I have leveraged my very large email list-serve, along with all the forms of electronic communication readily available, to the very maximum. My primary website receives hundreds of page views a day; two other websites related to my primary site also receive substantial traffic. Several social media tools have greatly expanded the reach of all that I write, and Twitter in particular seems well-suited for this kind of work, where I have some 2,400 followers. Moreover, there is considerable self-selection reflected in this readership: primarily Sudanese from all over Sudan and the diaspora, but also a great many journalists (many covering Africa and many senior reporters or editors), NGO staff in Sudan and in their organizational headquarters, academics and students of Sudan, think tanks, UN personnel, U.S. and other country governmental officials with responsibility for Sudan policy, advocacy groups—and individuals. Pieces I publish on my website and social media sites can often have hundreds of thousands of readers, or at least be forwarded as a link to the piece on my website.
The immediate occasion for beginning this retrospective essay, beyond the need to have an autobiographical sketch to which I can refer people, has been my ongoing reflection about the meaning of the tenth anniversary of my Washington Post op/ed (“Unnoticed Genocide,” February 25, 2004) which turns out to have been the first and most prominent declaration that what was occurring in the Darfur region of western Sudan was clearly genocide. Evidence had been emerging for over a year suggesting something monstrous was unfolding as the Khartoum regime responded to rebellion by the (then-united) Sudan Liberation Army, which had wide support in its battling years of marginalization, harassment, absence of services, a totally incompetent judiciary, and growing land appropriation by Arab tribal groups. The idea of having written about genocide ten years ago, and finding that it is still the central task in my Sudan advocacy, seemed perverse enough to stimulate further self-reflection, and the implications of what I’ve come to know about this tortured region.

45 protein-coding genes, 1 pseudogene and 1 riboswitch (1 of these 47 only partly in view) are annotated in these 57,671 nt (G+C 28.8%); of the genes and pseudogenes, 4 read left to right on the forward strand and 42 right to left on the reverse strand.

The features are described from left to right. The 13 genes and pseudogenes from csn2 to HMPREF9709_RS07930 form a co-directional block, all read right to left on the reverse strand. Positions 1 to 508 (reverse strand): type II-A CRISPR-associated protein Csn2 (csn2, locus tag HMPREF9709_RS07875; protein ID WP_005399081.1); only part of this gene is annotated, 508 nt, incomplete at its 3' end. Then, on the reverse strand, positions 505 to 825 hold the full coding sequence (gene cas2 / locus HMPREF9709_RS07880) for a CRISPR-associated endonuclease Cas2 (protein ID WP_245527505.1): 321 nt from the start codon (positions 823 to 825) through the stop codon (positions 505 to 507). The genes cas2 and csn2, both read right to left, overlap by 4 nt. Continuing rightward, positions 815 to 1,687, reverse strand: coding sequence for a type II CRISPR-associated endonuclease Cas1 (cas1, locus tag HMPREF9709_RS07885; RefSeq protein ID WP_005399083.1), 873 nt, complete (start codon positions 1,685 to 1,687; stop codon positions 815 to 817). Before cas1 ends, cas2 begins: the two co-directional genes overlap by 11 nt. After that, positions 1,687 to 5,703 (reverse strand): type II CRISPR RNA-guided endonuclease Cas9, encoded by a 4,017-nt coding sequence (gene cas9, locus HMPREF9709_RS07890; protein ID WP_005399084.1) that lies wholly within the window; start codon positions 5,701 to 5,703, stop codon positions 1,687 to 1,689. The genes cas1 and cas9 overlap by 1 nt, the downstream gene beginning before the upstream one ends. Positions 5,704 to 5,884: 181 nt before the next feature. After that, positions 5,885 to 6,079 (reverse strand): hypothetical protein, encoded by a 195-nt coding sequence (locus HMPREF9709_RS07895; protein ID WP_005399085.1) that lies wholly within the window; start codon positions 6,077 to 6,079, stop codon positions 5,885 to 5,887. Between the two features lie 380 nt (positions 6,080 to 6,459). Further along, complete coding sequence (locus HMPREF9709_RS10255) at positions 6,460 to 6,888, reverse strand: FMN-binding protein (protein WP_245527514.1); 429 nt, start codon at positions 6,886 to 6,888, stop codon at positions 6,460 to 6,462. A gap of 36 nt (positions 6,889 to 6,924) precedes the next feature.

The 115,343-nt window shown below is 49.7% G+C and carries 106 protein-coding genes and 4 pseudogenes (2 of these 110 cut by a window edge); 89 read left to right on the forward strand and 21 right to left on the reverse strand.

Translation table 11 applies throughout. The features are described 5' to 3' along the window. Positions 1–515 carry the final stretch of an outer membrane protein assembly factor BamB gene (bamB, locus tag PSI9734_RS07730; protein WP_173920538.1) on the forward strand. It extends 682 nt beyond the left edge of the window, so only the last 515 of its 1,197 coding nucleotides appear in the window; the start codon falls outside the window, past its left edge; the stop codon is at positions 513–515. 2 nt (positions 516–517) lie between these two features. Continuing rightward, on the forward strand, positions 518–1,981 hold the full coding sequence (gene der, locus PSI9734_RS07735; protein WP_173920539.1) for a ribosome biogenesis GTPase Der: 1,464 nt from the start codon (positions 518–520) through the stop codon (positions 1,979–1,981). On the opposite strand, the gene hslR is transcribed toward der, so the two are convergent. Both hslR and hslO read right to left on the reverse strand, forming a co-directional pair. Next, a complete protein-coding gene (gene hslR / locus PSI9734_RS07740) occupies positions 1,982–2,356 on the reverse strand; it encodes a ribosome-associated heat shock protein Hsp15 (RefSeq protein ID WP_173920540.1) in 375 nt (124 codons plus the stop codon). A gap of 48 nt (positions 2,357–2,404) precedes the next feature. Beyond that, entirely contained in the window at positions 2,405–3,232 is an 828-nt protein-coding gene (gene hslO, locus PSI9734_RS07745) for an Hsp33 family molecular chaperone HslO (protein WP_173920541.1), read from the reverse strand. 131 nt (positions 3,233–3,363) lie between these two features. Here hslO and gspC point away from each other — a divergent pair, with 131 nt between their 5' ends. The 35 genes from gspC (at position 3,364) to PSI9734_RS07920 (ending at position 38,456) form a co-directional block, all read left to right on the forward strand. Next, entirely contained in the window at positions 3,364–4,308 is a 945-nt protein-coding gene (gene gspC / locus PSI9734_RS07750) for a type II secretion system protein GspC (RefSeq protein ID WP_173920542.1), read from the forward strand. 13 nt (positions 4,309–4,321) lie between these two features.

Khartoum has engaged in brutal, comprehensive destruction of African villages and agricultural resources—and continues to do so. The photograph below is by Mia Farrow, 2007
The level of destruction wrought me ground and aerial assaults is almost inconceivable. (Aerial photograph by Brian Steidle, 2005)
Khartoum’s counter-insurgency response in Darfur—after a series of early punishing military losses—was not an ordinary military campaign. Recruiting, arming, and working in concert with the notorious Arab militias known as the Janjaweed, Khartoum’s forces began the systematic destruction of African villages, populations, and means of living. Thousands of African villages were partially or wholly destroyed, including the poisoning of wells, burning of homes, torching of food and seed stocks (Arab villages, sometimes only a few hundred yards away, were left untouched). Fleeing civilians—including women, children, and the infirm—were killed by men pursuing them on horses and camels, shooting with automatic weapons. Helicopter gunships and fixed-wing aircraft attacked with immensely destructive force countless civilian targets with no military presence. Girls and women were raped by the thousands—an onslaught of sexual violence continues to this day. After more than a decade of violence and displacement, it is a grim certainty that tens of thousands of girls and women have been sexually assaulted.
Victim of rape, scarred to make the shame and fact of rape more visible (Photograph by Mia Farrow)